The WannaCry ransomware attack, which was one of the largest cyber attacks faced recently, was based on the exploit of a Windows OS vulnerability. Just a couple of months earlier, Microsoft had released patches in its MS 17-010 security update. This ransomware that spread across hundreds of countries and infected thousands of computers could have been blocked if appropriate patches had been applied in a timely manner.
The WannaCry ransomware typically targeted older versions of the Windows operating systems, and Microsoft had stopped support for these some time back and had advised those users to upgrade to the latest Windows operating system – Windows 10. However, due to many reasons, some valid and some invalid, enterprises did not upgrade to Windows 10.
The Reasons Include:
- Necessary upgrades of hardware which requires considerable capital investment.
- Compatibility with existing software applications.
- Fear of performance of the new OS.
- Usage of unlicensed software.
However, the implications of the WannaCry ransomware attack – the ransom demand, loss of data, business down time and loss of reputation – has highlighted the importance of patch management. And a namesake patch-management system will not serve the purpose. It must be effective.
The patch-management system must be compatible with multiple operating systems, applications and endpoint devices. Many types of endpoint devices are used by employees in an enterprise. Linux, Windows, Mac, and Android OSs are used in devices. Further, various third-party applications, antivirus software, etc., are used. The patch-management system must be able to manage the patches on these entities.
2. Effective Tracking
OS vendors and application vendors release updated patches from time to time or as hotfixes due to a critical emergency such as a malware outbreak. The patch-management system must check out the availability of patches for the OSs, and other applications, and download them on to the centralized management server, test them in a simulated environment for compatibility issues and then promptly roll them out to the endpoints. It is very important that the system regularly checks for availability of patches. The more frequently it does, the safer the endpoints and enterprise network become.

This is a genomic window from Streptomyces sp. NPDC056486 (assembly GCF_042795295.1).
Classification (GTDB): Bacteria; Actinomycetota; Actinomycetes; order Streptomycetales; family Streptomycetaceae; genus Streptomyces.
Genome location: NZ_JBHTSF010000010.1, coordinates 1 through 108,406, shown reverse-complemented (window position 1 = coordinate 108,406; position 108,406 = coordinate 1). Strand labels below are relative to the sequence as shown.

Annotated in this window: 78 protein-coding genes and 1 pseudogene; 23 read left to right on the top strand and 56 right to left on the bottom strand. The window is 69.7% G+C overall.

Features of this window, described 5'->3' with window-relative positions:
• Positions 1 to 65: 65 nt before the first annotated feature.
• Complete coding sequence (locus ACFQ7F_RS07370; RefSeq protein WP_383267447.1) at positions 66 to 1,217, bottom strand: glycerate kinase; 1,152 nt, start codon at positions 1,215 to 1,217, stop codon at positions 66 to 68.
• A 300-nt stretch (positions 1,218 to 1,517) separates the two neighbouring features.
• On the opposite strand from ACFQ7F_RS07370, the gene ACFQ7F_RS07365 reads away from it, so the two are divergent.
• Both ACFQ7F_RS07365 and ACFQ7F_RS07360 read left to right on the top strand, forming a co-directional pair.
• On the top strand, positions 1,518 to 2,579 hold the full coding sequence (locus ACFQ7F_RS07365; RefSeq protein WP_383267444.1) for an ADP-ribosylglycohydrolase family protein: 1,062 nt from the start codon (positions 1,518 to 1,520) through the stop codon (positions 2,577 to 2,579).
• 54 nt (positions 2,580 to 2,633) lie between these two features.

3. Endpoint Monitoring
All endpoints must be continuously monitored and status of their patches must be updated with the patch management server. The status must be available in real-time on the management dashboard. Whenever a new patch has been downloaded onto the management server, the endpoint must check the server for availability of new patches and immediately initiate installation of those patch updates.
4. Patch Status Monitoring
Even after deployment of the patch, the patch-management system must keep continuously monitoring the patch requirements and ensure that the endpoints are always secured with the latest patches.
5. Adherence to Regulatory Requirements
Based on regulatory requirements, compliance to necessary and defined policies must be adhered to, constantly.
Ensuring the above-mentioned criteria can ensure effective patch-management throughout the enterprise IT systems.